If you’re not learning as a leader, if you’re not hip deep in the learning, you’re not the type of instructional leader your students need. – Larry Cuban.
The drive for change in schools tends to be largely focused on new things teachers must do so that they can, in turn, help students do new or improved things. Teachers are doing new things all the time. All too often in this process, school leaders seem to be largely exonerated from the conversation about changing professional practice. This makes no sense. If the leaders don’t get it, it doesn’t happen. If leadership is to be about more than the failed strategy of simply issuing directives from on high, surely change must begin with school leaders? There would seem to be a growing agreement around the kinds of authentic leadership that facilitates the learning we want to see in schools today. I summarise these leadership imperatives, gathered from recent reading, online exchanges, conference sessions and conversations here, as follows. All effective, innovative school leaders need to:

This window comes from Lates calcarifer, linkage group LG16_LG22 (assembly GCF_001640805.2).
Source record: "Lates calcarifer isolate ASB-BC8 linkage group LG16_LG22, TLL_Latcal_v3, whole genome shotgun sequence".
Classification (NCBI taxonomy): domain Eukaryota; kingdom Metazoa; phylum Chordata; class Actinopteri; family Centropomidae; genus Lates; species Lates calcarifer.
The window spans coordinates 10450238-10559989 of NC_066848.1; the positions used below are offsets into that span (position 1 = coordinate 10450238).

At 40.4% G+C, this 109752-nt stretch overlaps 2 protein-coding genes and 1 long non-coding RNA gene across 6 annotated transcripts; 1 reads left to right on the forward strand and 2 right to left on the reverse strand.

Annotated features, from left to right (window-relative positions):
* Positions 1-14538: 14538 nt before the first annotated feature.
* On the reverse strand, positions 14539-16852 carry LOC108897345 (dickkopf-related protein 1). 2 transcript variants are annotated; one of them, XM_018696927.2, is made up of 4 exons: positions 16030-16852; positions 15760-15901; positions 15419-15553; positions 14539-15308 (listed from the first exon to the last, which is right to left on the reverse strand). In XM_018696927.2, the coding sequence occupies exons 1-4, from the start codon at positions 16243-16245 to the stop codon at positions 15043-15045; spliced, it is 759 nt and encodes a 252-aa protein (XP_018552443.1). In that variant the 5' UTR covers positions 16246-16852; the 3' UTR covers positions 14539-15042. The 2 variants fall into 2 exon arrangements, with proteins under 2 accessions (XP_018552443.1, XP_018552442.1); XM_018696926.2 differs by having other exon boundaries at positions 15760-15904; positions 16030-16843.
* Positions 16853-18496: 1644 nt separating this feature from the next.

- Have a compelling vision for learning for the world students will enter after they leave school
- Understand and appreciate that educational technology is a critical component in achieving this vision
- Create an organisational culture that values, understands, and is committed to innovation and change by creating opportunities for distributed leadership
- Create a supportive culture in which teachers are listened to, protected, professionally developed, and encouraged to take innovative risks without undue haste
- Foster and nurture technology leadership opportunities throughout their staff
- Commit to fearlessly improving their own skills and knowledge about learning technologies
- Commit to attending at least one major conference focused on technology use in education every year
- Use every opportunity to model their own enthusiasm and willingness to try new technologies
- Share their personal learning story with their teachers, students, parents, and peers
- Connect with forward-thinking educators using the digital tools that empower and inspire their students
Fullan advocates for the need for leadership from the middle. While both top-down leadership and simply letting people do their own thing have clearly failed, a new convergence is needed. We need a new pedagogy to leverage the opportunities digital technologies present today. Fullan calls this “The Stratosphere Agenda” and compellingly contends that we need to radically rethink pedagogy in the new digital context. Principals, if they truly are to lead this innovative agenda, must be out in front, as lead learners.